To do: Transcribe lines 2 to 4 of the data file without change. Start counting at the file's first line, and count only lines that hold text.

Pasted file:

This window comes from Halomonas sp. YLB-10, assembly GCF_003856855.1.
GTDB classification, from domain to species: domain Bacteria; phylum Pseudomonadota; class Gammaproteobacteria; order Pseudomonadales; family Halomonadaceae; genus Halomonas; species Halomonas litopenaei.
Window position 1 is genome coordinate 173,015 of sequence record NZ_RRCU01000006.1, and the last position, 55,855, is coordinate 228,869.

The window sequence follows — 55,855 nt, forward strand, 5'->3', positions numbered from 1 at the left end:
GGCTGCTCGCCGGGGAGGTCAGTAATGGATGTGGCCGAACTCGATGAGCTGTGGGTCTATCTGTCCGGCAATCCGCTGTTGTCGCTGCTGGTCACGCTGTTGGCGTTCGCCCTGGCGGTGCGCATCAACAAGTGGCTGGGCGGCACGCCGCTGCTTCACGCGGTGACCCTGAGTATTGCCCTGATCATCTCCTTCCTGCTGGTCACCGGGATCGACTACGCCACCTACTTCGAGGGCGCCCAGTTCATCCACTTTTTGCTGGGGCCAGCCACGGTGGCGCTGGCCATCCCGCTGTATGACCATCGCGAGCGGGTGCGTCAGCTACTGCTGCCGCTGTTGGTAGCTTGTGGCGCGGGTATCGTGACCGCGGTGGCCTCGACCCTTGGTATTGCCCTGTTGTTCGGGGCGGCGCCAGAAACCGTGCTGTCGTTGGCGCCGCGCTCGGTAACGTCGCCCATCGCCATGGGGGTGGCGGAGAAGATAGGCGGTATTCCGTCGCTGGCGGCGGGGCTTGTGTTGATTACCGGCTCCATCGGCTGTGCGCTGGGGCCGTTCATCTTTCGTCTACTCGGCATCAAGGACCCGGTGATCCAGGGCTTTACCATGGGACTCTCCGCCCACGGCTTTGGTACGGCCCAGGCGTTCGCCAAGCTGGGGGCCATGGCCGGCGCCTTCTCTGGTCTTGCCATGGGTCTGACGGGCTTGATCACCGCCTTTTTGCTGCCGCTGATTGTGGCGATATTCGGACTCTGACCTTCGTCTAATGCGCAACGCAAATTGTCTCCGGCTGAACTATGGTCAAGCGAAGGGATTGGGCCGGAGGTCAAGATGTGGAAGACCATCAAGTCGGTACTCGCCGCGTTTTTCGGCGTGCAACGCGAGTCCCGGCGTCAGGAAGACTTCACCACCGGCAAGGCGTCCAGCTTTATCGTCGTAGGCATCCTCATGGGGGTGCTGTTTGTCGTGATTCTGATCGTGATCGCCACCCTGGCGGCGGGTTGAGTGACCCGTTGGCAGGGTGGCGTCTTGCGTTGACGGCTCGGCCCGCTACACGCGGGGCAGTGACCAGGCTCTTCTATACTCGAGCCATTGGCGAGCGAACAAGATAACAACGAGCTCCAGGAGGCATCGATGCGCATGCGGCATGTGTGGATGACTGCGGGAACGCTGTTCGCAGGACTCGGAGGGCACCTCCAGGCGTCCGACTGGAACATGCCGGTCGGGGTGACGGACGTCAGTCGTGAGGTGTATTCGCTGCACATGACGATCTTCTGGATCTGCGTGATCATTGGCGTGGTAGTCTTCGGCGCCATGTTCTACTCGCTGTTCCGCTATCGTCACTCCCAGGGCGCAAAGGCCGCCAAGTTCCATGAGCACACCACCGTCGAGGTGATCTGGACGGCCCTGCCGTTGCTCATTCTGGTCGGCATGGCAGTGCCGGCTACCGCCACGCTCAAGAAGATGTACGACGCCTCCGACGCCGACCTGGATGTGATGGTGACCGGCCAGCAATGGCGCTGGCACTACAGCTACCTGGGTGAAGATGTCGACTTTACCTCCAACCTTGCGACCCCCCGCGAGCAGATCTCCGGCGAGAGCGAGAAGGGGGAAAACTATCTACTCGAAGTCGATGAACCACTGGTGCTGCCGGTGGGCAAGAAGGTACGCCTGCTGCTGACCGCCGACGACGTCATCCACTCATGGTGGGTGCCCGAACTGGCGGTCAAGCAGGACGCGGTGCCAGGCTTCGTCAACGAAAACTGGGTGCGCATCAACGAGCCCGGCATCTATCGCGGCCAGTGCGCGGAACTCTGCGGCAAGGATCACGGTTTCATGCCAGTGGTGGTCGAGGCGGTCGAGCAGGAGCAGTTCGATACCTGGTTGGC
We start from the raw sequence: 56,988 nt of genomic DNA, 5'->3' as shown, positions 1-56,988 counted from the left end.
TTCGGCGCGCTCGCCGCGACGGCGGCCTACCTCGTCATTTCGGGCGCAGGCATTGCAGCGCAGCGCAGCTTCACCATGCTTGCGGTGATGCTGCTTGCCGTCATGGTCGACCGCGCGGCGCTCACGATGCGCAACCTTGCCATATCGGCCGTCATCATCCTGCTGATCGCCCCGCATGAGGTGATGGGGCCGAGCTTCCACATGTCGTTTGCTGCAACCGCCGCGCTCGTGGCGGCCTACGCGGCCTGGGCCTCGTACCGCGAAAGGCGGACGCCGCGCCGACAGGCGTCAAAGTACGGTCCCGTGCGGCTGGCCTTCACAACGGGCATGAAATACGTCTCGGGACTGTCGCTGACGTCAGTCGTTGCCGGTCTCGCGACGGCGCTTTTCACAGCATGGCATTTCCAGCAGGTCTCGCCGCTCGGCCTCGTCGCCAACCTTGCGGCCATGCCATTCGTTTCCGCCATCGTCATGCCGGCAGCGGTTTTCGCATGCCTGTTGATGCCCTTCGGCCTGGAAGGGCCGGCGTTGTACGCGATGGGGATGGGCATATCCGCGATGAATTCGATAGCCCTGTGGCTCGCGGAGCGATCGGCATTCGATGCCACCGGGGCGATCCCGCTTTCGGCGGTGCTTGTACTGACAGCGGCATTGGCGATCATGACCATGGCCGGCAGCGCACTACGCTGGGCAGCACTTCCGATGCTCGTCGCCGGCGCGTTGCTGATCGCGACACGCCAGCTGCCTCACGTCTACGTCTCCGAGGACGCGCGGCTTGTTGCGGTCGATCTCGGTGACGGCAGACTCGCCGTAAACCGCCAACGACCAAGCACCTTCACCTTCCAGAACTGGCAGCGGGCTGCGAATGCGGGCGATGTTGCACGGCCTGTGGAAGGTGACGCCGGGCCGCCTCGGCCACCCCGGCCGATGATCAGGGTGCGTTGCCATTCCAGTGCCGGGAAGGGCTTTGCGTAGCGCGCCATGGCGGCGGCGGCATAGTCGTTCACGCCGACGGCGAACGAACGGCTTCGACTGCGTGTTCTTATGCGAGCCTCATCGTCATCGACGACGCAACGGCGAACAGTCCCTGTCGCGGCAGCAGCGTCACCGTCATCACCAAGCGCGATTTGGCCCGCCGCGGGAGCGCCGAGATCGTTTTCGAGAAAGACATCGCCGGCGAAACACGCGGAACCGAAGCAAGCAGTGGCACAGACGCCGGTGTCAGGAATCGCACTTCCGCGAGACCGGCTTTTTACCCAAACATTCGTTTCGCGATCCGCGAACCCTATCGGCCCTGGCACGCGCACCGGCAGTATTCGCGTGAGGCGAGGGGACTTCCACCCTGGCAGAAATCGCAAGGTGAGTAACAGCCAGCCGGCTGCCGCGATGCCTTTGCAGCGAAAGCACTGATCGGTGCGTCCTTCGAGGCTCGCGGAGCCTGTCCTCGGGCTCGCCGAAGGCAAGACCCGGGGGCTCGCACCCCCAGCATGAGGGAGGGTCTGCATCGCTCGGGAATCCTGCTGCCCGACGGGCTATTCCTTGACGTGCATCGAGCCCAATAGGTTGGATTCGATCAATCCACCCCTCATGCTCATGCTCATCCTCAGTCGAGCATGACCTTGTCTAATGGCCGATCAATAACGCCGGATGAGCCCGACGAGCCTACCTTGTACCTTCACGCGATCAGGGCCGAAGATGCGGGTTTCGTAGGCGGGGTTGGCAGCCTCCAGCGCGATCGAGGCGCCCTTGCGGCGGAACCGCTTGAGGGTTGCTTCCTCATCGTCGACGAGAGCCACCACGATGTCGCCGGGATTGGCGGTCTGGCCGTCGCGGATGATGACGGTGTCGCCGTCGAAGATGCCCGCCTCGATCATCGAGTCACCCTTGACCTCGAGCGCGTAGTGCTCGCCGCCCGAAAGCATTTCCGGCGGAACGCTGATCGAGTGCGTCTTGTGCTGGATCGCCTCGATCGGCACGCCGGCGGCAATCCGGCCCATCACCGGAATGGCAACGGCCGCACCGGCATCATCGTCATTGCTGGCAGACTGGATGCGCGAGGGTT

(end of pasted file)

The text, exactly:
GTDB classification, from domain to species: domain Bacteria; phylum Pseudomonadota; class Gammaproteobacteria; order Pseudomonadales; family Halomonadaceae; genus Halomonas; species Halomonas litopenaei.
Window position 1 is genome coordinate 173,015 of sequence record NZ_RRCU01000006.1, and the last position, 55,855, is coordinate 228,869.

The window sequence follows — 55,855 nt, forward strand, 5'->3', positions numbered from 1 at the left end: